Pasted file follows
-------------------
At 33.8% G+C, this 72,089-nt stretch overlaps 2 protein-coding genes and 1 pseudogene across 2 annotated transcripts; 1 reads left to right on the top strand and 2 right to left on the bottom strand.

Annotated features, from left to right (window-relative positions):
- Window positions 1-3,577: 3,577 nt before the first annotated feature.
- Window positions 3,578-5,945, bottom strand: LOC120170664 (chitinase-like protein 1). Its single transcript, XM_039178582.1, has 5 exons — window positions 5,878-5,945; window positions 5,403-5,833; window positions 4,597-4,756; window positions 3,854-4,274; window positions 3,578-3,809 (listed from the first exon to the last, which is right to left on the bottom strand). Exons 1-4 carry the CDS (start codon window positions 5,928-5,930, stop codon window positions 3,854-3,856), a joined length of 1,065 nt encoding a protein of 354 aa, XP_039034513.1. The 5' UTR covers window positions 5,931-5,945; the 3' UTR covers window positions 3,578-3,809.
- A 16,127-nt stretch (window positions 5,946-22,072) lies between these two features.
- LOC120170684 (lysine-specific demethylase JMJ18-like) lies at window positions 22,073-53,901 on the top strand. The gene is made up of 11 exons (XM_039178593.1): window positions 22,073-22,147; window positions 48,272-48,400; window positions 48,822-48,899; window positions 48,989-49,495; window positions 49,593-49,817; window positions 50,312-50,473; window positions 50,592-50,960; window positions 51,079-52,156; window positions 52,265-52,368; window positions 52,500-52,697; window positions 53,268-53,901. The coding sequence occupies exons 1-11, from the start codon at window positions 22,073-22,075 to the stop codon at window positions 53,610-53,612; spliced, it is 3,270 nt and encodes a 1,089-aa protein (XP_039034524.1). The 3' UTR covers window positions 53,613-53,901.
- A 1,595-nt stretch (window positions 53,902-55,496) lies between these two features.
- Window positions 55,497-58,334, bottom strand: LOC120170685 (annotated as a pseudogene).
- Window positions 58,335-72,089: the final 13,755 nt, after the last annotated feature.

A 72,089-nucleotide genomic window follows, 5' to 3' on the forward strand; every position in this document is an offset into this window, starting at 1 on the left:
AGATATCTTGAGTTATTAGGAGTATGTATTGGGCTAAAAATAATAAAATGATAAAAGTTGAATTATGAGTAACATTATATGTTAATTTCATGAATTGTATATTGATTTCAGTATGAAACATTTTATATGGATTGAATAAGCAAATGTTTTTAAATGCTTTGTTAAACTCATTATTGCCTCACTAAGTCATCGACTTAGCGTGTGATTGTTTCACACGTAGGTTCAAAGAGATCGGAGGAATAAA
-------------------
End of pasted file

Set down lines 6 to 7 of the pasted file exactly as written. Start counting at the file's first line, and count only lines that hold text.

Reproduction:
- LOC120170684 (lysine-specific demethylase JMJ18-like) lies at window positions 22,073-53,901 on the top strand. The gene is made up of 11 exons (XM_039178593.1): window positions 22,073-22,147; window positions 48,272-48,400; window positions 48,822-48,899; window positions 48,989-49,495; window positions 49,593-49,817; window positions 50,312-50,473; window positions 50,592-50,960; window positions 51,079-52,156; window positions 52,265-52,368; window positions 52,500-52,697; window positions 53,268-53,901. The coding sequence occupies exons 1-11, from the start codon at window positions 22,073-22,075 to the stop codon at window positions 53,610-53,612; spliced, it is 3,270 nt and encodes a 1,089-aa protein (XP_039034524.1). The 3' UTR covers window positions 53,613-53,901.
- A 1,595-nt stretch (window positions 53,902-55,496) lies between these two features.